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Los Angeles: Where Pedestrians Get Ticketed While This Douchebag Driver Got Off Scot Free

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Last winter, the LAPD wounded our sense of civic pride by deciding to crack down on jaywalking. Police warned pedestrians that they could end up coughing up $250, even for the sin of deciding to dash across the street moments after the crossing signal countdown started. This certainly wasn't the first time Los Angeles had gone after pedestrians—LAPD often cracks down on jaywalking around the holidays when shoppers are out in full force. And it wasn't shocking given our city's well-deserved reputation for being car-centric. But that this happened just as the city is on the cusp of becoming actually, truly walkable was disheartening.

The LAPD admitted that they wanted to keep traffic flow smooth during the holidays, but the fact that they framed the pedestrian crackdown as a way to improve walkers' safety seemed suspect at the time. One pedestrian's recent run-in with a nasty driver perhaps points to LAPD's real concern.

Melanie Freeland wrote in to the pedestrian advocacy group Los Angeles Walks with her story of a driver almost crashing into her and then threatening her in front of an LAPD officer, who first accused her of blocking traffic and then claimed that there was nothing he could do about the driver.

Freeland describes what happened when she crossed at Sixth and Flower streets around noon in a bustling area of downtown:

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The car came to a quick stop in the crosswalk, startling me and I stopped walking to look at the driver, expecting to see an acknowledgement or nod of apology for nearly hitting me. Instead the driver laid on the horn, long and loud. Confused, I looked at the crosswalk signal which was still a clear walk signal, not even counting down, with other people around me continuing to cross the street. I pointed to the signal and held my hands up in a “I don’t understand” signal to the driver. He then proceeded to roll down his window and lean his head out, yelling expletives which—in summary—demanded I get out of the street. I had my cellphone in hand so I held it up to snap a photo of him and his license plate. Upon seeing this he hit the gas, swerved, pealing out as he continued down Flower Street. He missed hitting me and other pedestrians in the crosswalk by only a few inches.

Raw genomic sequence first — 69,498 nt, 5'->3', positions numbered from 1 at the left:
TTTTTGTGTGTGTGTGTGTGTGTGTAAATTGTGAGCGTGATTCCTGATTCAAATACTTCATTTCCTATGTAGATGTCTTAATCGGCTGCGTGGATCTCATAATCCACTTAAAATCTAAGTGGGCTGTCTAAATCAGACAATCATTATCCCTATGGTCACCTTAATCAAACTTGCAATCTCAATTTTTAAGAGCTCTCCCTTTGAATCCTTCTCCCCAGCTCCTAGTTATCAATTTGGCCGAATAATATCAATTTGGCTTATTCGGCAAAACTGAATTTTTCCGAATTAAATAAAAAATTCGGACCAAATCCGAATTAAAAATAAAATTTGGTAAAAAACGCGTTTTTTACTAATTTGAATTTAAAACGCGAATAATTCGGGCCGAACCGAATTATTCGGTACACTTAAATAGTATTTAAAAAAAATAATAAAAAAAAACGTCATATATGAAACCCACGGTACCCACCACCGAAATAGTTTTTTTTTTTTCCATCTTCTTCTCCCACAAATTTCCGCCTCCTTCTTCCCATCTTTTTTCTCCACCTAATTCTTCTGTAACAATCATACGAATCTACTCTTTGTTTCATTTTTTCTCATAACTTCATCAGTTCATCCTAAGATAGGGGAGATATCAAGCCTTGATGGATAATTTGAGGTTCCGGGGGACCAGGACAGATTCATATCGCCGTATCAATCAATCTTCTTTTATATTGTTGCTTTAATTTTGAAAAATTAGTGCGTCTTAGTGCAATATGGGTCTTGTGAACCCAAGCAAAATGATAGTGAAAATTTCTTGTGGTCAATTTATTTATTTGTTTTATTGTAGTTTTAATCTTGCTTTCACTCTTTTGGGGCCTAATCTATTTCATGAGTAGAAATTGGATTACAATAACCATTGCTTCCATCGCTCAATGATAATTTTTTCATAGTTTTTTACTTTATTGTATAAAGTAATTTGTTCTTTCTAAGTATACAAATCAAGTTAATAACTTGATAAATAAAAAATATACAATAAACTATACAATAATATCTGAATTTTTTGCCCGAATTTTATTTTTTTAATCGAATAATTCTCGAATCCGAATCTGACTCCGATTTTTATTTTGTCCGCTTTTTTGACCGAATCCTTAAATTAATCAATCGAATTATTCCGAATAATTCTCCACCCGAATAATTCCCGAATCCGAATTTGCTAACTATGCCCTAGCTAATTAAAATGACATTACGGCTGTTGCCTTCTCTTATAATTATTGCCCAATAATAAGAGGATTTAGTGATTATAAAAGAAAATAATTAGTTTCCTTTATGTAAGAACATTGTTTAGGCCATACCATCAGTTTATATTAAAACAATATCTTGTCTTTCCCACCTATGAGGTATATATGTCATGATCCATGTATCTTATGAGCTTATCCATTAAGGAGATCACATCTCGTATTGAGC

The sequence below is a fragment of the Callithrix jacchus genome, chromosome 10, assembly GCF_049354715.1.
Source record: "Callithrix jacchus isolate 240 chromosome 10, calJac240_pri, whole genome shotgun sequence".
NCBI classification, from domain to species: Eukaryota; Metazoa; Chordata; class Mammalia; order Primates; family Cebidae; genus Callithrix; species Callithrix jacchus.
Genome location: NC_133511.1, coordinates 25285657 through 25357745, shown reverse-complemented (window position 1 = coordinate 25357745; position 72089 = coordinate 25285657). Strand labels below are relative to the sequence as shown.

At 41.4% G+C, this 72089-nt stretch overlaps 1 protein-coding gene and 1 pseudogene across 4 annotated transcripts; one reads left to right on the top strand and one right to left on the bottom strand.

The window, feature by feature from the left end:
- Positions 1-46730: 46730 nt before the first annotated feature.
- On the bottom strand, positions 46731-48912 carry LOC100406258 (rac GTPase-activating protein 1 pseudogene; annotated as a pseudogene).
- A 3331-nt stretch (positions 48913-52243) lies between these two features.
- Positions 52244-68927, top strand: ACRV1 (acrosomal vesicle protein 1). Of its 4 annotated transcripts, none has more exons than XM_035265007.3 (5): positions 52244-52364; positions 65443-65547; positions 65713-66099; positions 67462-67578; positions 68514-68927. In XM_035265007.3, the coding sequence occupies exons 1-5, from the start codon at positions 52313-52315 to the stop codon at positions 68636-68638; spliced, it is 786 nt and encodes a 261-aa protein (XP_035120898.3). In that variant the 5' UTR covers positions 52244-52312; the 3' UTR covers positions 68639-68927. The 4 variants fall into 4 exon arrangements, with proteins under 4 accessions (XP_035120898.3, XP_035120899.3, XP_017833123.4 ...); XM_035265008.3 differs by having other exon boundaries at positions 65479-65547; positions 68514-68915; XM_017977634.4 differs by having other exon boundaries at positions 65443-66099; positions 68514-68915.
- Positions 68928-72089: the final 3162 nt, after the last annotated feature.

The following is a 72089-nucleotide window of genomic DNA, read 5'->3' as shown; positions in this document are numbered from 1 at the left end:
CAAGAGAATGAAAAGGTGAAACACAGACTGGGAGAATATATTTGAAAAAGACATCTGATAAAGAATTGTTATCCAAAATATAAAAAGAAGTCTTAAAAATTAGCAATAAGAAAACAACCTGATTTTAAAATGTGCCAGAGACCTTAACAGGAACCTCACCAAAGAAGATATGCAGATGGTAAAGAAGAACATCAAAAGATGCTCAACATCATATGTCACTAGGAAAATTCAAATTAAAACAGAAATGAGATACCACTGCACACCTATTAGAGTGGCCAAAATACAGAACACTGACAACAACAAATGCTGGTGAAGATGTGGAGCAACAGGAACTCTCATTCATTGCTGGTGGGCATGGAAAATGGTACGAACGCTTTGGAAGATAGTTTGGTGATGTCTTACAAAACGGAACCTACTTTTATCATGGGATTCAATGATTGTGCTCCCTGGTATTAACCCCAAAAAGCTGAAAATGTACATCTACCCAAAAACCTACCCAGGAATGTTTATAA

This is how the police officer responded:
I asked if he had seen the car. He said, “I did. Did you hear me hit my PA?” I said no, at which time he asked if I was okay and why I was “blocking traffic.” To be clear, he specifically asked if I was on any medication. I explained I was in the crosswalk to cross the street with a clear walk signal—he was at the same red light waiting—and that the car nearly hit me, then threatened me verbally and threatened me with his vehicle. He explained that he had seen the driver lean out the window but couldn’t hear what he said or the events [preceding], [so he had assumed] I was blocking traffic, thus why he had hit the PA.

At this point I was extremely frustrated with the situation. I questioned the officer about the vehicle code, asking him if a driver could enter a crosswalk and then proceed through it while pedestrians were in the area without being ticketed. He told me that unless someone was injured then a ticket could not be issued. I requested a follow up and left him with my information and the information of the car and driver.

Los Angeles Walks believes that it has found a state law that the LAPD (or any police officer in California) could use to ticket drivers who dangerously blow through crosswalks where pedestrians have the right of way. We'll leave it up to lawyers to decide whether that's true. But if the LAPD, and by extension the city, wants to take pedestrian safety seriously—and why shouldn't they?—shouldn't they be citing this law or at least coming up with new legislation making the practice of threatening pedestrians illegal.

Is It Time for the LAPD to Ease Up on Jaywalking Tickets?

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